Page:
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Everything Cinderella got by magic would last until 12 midnight. After she noticed that it was almost 12, she dropped the dance with prince and ran away (and lost one of her shoes at the palace).

At 12 O'clock midnight, horses turned to rats again. Her dress etc. vanished too. But why was the shoe at palace intact?

In subsequent days, the shoe showed the magic too. It didn't fit on any other girl. So, it is clear that it was still a magical shoe (it didn't turn back to an ordinary shoe, if the shoe wasn't designed from nothing).

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3 Answers 3

up vote 15 down vote accepted

The tale of Cinderella has changed a lot over the past few centuaries:

Finally, the glass slipper is peculiar to Perrault's telling of the story, which is one of the world's best-known and most widely distributed folktales. In most versions, Cinderella is helped by her dead mother, who reappears as a domestic animal, typically a cow or goat, rather than her fairy godmother; often, she makes three visits to a ball, festival, or church; and her true identity is revealed by a ring that will not fit anyone's finger but hers. The story probably is of Oriental origin. In the oldest known version, from China in the ninth century, the heroine loses a slipper, as it happens, but it is of gold. The glass slipper, then, along with the use of the witching hour of midnight as the moment at which the heroine's finery will disappear, seems to be one of Perrault's own contributions to the Cinderella story.
~snopes

And on wikipedia:

They tell the fabulous story that, when she was bathing, an eagle snatched one of her sandals from her maid and carried it to Memphis. While the king was administering justice in the open air, the eagle, when it arrived above his head, flung the sandal into his lap. The king, having been stirred both by the beautiful shape of the sandal and by the strangeness of the occurrence, sent men in all directions into the country in quest of the woman who wore the sandal. When she was found in the city of Naucratis, she was brought up to Memphis and became the wife of the king
~wikipedia

Furthermore:

In 1893, Marian Roalfe Cox, commissioned by the Folklore Society of Britain, produced Cinderella: Three Hundred and Forty-Five Variants of Cinderella, Catskin and, Cap o'Rushes, Abstracted and Tabulated with a Discussion of Medieval Analogues and Notes.
~wikipedia

It seems though that the first use of glass slippers is by Perrault in 1697:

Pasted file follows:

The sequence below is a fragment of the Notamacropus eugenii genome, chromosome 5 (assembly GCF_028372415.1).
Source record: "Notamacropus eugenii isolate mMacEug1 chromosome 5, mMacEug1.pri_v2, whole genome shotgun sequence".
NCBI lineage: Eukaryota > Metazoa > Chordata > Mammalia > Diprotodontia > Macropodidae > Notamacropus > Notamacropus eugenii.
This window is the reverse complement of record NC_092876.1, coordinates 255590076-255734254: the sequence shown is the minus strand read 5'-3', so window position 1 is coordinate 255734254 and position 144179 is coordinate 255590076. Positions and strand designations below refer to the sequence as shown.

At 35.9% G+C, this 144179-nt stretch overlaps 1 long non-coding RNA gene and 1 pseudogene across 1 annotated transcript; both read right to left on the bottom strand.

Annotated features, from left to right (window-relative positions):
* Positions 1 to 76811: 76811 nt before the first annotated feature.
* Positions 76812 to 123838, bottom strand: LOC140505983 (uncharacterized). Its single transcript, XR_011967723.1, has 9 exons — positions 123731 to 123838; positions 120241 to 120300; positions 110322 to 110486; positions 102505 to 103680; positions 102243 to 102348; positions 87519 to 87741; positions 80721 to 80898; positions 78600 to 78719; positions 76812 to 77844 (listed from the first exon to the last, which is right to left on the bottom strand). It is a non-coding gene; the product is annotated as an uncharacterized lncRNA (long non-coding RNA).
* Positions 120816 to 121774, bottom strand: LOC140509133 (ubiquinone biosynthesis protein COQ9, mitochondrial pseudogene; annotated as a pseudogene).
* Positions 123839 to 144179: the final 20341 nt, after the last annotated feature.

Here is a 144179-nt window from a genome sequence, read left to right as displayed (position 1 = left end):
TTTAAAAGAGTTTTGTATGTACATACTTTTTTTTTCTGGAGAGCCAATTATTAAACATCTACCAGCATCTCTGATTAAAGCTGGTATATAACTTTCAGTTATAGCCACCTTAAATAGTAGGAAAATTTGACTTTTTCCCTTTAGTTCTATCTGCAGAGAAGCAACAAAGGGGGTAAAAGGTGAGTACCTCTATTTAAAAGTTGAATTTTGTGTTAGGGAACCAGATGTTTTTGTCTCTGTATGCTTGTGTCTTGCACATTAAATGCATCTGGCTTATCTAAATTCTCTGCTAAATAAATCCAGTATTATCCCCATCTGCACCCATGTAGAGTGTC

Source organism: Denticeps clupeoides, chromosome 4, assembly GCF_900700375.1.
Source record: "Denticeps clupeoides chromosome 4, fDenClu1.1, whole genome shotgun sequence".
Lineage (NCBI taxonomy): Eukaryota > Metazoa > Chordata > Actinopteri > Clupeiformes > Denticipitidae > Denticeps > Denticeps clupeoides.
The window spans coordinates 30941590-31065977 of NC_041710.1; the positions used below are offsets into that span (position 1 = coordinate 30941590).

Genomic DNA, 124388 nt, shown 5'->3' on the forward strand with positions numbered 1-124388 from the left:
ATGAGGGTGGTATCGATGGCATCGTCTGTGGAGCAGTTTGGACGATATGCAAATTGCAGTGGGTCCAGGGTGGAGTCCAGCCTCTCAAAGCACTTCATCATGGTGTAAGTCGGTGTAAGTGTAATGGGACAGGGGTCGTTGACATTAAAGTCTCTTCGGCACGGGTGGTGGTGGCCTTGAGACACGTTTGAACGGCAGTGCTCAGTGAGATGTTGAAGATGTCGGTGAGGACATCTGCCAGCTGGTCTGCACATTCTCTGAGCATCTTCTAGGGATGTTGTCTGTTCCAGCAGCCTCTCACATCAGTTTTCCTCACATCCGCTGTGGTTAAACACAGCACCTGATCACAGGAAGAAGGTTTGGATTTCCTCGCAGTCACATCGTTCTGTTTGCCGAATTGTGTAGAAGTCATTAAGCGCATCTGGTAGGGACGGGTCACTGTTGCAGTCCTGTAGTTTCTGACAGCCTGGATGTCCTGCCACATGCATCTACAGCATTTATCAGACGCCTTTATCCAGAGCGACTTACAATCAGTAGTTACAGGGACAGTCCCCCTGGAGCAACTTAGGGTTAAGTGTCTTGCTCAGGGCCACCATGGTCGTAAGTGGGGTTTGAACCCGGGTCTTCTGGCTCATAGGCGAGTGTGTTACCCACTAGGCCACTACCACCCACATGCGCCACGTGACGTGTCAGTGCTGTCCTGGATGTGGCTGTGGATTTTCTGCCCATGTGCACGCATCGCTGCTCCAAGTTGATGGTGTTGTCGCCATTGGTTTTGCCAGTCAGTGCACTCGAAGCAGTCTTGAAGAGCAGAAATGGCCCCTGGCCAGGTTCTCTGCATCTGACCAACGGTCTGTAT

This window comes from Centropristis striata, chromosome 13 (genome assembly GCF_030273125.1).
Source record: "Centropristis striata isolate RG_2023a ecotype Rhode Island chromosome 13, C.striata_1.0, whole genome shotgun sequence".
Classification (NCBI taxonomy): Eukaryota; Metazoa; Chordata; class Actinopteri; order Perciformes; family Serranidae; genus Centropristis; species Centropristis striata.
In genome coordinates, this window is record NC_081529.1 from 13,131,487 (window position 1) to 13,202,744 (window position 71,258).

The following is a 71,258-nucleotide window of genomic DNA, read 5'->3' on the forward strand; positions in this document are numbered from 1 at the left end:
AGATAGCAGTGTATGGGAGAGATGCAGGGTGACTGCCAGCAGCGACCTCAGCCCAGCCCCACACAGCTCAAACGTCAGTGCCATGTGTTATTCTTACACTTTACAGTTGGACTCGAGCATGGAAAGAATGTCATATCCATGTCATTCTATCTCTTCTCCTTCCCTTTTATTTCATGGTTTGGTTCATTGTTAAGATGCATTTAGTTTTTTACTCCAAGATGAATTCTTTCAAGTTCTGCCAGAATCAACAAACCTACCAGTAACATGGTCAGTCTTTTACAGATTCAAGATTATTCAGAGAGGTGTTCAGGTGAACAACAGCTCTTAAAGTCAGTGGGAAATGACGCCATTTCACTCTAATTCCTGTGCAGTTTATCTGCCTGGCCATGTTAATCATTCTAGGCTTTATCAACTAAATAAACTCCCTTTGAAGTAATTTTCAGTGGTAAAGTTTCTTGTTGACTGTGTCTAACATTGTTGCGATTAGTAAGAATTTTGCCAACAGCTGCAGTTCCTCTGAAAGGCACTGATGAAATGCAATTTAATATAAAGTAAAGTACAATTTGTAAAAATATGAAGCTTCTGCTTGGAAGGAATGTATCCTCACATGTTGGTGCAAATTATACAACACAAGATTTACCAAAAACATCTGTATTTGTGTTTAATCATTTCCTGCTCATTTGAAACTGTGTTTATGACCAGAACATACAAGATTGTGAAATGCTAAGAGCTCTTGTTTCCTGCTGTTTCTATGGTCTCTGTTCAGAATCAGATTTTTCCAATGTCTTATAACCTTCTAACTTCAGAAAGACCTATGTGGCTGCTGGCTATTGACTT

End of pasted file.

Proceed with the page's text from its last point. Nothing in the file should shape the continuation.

One of the most popular versions of Cinderella was written by Charles Perrault in 1697. The popularity of his tale was due to his additions to the story, including the pumpkin, the fairy-godmother and the introduction of glass slippers
~wikipedia

As Snopes will tell you, he artificially (as opposed to through mistranslation) added the glass slippers. Before then other items were lost, stolen or left behind. Sometimes nothing was left behind.

So in-universe there is, by and large no glass slipper being left behind. And therefore no reason for it return to glass.


If you are referring solely to Disney/Perrault, there is a subtle hint that the fairy godmother kept the slippers glass so the prince and Cinderella could be reunited:

He had Cinderella sit down, and, putting the slipper to her foot, he found that it went on very easily, fitting her as if it had been made of wax. Her two sisters were greatly astonished, but then even more so, when Cinderella pulled out of her pocket the other slipper, and put it on her other foot. Then in came her godmother and touched her wand to Cinderella's clothes, making them richer and more magnificent than any of those she had worn before.
~Perrault

If the godmother was already hanging around, and just transforms her clothes, one could argue the return to mundanity by midnight was an artificial limit placed on Cinderella by the godmother. There was no inherent weakness of her magic, and thus she could have just excluded the slippers for the sake of hooking Cinderella up with the prince.

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Well, in the Brothers Grimm version, there is no fairy godmother or rule about Midnight. In this version, there are 3 nights and on each night, there is a ball. Before the ball, Cinderella would go to a tree and say something—I forget what—and then birds would give her a dress. On the first night, she had a beautiful dress and shoes. On the second night, they were even more beautiful, and on the third, she had the most beautiful dress with shoes of pure gold. At the first 2 balls, Cinderella would go home before her stepfamily did (so they would not know she went out) and change back into her rags and give the birds the dress. Each night, the prince would dance with her and she would leave. The 3rd night—the last night—the prince set a trap so Cinderella would not leave him once again. He poured pitch all over the stairwell so she would become stuck. As Cinderella ran to go home, her gold slipper stuck but she kept on running. So, she could not return the shoe that the prince now had. I guess it could have just carried over time to the other versions

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Let me offer two possible solutions:

  1. The palace - or the prince - was a place of magic, and this magic ensured that the shoe stayed as it was, until reunited. Related to this is the possibility that the purpose of the magic was to get Cinders and Charming together, and so it continued until it was resolved.

  2. The magic was associated with Cinderella, and so the change back happened with all that was around her. The shoe was no longer around her, and so the magic that changed them all back only worked around her, and not with the shoe.

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